Nigel Jones

A tale of two colonels

A tale of two colonels
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This week, March 11th, marks the 50th anniversary of the shooting by firing squad near Paris of the last person (so far) to be executed by the state for political offences in France. 36-year-old Lieutenant-Colonel Jean Bastien-Thiry, a brilliant young officer of the French Air Force, was a rocket scientist (he invented the SS-10 anti-tank missile) - involved at the highest levels of France's attempt under President De Gaulle to forge a path independent of US hegemony in developing its own defence capability.

A fervent Catholic and father of three young daughters, Bastien-Thiry was also deeply involved in plotting the violent death of De Gaulle, the autocratic ruler who had come from nowhere in 1940 to save France's 'honour' after its shattering defeat by Hitler's Germany and the abject peace made by De Gaulle's old mentor, Marshal Petain - head of the collaborationist Vichy French regime. By the war's end, by a mix of shady manoeuvring and Prima Donna hissy fits, De Gaulle had wangled himself a place at the Allied top table and a grateful nation, air-brushing its own abject role in the war, turned to him as its saviour.

But typically, De Gaulle gave up his power in another egotistical fit, hoping that the grateful French would give him the semi-monarchical powers he craved to re-make the Republic in his own haughty image. It took a decade, but in 1958 he was called from his country home again to take over a country wracked by an endless, and seemingly unwinnable, Vietnam-style colonial conflict in French-ruled Algeria. And this is where Bastien-Thiry entered the picture.

France's army, humiliated by its defeat in World War Two, and its subsequent loss of Indo-China to Ho Chi Minh and General Giap's barefoot Communist forces at the battle of Dien Bien Phu, was determined that this time, come what may, there would be no surrender to the FLN - the left-wing Arab nationalists who had been fighting to end French rule in Algeria since 1954. In their bitter battle to hang on to Algeria, the army, spearheaded by the famous French Foreign Legion, went to any lengths to defeat an equally ruthless enemy.

As Bruno Pontecorvo's classic film The Battle of Algiers graphically portrays in unsparing, agonising detail, the FLN pioneered the use of bombs in crowded civilian cafes - a terror tactic that we have become all too used to today - while the French answered fire with fire by torturing suspected FLN prisoners with electrodes and waterboarding. These torture tactics helped to clear the FLN from Algiers but the war went on in the deserts and wadis of the vast Algerian interior. The French army enjoyed the hero-worshipping support of the 'Pied-Noirs' - the million white settlers who congregated in the cities of the coast - Algiers, Oran and Constantine - and in isolated farms, where they were often picked off and murdered by FLN bands.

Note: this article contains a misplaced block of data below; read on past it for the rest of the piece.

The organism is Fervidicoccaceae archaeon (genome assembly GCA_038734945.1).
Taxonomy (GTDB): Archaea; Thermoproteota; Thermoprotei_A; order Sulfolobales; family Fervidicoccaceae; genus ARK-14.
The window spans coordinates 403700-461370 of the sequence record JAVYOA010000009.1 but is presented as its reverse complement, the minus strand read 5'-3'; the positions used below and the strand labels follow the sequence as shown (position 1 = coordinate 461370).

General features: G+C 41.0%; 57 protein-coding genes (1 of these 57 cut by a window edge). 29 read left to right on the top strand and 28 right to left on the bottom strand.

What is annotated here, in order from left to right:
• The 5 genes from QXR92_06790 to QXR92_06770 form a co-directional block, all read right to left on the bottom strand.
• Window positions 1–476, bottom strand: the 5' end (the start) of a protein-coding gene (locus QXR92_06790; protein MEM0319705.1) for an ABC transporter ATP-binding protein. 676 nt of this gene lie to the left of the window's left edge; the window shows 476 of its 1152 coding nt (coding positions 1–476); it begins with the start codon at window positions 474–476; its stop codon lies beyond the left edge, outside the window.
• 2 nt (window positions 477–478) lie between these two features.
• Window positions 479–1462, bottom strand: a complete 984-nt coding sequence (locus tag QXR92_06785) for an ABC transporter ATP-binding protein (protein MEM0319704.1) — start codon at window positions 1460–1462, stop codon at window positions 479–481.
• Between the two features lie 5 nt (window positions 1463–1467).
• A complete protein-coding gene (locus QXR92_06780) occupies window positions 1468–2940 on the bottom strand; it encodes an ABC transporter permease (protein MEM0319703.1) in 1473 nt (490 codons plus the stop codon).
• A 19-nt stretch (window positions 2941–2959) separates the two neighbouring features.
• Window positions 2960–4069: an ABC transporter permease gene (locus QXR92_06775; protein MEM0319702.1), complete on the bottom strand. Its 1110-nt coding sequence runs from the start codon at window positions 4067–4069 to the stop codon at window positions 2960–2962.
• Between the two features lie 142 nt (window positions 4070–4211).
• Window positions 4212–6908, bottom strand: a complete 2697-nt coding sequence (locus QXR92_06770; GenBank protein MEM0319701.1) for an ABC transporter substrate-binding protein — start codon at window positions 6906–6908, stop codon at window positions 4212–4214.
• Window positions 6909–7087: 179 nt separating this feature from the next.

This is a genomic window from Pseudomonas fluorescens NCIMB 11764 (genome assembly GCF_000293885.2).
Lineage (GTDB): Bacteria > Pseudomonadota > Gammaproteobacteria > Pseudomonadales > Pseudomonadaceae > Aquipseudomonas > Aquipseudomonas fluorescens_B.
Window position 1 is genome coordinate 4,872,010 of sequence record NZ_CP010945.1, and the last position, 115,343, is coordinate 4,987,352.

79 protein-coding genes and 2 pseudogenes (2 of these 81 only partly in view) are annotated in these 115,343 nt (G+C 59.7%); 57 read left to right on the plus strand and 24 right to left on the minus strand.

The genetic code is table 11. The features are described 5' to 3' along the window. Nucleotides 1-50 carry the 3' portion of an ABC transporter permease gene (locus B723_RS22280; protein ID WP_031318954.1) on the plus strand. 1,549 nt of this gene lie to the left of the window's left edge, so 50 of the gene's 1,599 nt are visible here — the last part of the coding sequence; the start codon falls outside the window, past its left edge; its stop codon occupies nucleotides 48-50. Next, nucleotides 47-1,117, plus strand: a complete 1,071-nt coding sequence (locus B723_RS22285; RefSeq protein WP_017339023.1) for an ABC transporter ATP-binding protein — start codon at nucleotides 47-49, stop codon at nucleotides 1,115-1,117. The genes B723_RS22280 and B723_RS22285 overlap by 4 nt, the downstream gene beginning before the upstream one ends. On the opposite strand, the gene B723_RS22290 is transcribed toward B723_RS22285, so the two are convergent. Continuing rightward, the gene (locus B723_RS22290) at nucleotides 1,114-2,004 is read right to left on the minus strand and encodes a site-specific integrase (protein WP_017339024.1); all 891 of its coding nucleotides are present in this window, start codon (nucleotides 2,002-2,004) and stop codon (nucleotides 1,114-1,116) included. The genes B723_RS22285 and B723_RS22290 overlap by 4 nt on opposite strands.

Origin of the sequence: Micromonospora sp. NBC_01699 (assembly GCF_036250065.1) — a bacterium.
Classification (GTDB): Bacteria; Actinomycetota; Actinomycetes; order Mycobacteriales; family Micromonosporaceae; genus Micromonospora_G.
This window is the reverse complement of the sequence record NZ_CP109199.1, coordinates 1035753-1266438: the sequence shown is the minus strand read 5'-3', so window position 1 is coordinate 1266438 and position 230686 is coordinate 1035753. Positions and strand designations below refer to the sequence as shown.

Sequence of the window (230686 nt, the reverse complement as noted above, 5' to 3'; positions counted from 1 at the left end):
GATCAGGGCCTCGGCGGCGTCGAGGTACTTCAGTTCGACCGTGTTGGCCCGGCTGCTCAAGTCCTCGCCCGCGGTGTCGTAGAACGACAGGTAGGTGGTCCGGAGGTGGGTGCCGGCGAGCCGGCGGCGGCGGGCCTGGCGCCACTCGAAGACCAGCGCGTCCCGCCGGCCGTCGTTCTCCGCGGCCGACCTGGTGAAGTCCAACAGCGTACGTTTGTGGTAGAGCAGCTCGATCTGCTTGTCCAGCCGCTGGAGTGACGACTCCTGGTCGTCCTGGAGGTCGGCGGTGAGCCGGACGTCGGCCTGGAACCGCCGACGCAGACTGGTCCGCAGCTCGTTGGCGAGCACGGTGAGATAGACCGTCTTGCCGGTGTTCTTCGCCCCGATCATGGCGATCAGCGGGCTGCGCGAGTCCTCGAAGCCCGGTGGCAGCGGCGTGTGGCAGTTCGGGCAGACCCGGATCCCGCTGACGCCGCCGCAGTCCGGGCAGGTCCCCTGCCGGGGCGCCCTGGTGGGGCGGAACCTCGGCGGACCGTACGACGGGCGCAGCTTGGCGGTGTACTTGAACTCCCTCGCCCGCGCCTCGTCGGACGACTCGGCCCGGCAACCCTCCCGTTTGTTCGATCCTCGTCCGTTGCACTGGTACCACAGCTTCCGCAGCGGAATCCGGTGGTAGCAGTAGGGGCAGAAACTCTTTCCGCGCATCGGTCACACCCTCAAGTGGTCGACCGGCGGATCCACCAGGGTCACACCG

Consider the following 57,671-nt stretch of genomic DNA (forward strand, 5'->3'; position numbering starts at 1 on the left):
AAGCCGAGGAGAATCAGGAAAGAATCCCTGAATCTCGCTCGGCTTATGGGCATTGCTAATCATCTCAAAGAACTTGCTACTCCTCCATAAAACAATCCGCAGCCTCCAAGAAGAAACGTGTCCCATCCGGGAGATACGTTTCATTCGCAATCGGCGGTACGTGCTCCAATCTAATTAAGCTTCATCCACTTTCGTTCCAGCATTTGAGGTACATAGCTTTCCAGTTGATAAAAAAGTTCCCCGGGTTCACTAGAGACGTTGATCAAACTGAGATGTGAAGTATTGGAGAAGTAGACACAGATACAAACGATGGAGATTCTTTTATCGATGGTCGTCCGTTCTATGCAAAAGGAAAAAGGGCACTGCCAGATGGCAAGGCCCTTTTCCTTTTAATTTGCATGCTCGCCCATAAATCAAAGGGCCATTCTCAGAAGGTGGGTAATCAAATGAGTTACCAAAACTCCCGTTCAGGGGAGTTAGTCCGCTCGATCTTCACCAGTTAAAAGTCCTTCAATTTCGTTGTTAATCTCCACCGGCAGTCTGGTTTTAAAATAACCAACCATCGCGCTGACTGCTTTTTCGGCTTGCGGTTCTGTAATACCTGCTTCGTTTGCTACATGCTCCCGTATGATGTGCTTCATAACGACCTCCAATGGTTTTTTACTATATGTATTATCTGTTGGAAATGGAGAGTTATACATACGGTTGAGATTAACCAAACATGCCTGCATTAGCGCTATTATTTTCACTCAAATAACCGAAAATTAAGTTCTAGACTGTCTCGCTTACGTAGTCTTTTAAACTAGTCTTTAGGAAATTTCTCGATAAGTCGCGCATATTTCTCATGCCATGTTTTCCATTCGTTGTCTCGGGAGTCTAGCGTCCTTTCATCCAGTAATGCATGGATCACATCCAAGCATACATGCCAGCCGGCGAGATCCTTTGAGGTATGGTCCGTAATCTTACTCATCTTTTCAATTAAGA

The 'Algerie Francaise' lobby was powerful, and any idea of talking to the FLN 'terrorists' was anathema to the left-wing governments of the Fourth Republic in Paris, which succeeded each other with almost Italian rapidity. But the Algerian struggle was so costly in cash terms, and in the lives of the conscripted soldiers who fought there, that, like Vietnam in the US in the next decade, it ate away at the stability of mainland France. Finally, in 1958, the tottering Republic turned to De Gaulle and summoned him from the shadows to take over and save the nation once more.

De Gaulle, ruling by repeated referendums in which he successfully appealed to the French people for their support, gave himself quasi-dictatorial powers, abolished the Fourth Republic and created the Fifth in his own image - investing himself as President with powers even exceeding those of the US President. Prime Minister, cabinet and parliament became the puppets dancing to the old general's imperious will. But De Gaulle had come to power as a man of the Right and an old soldier - specifically promising not to surrender to the FLN.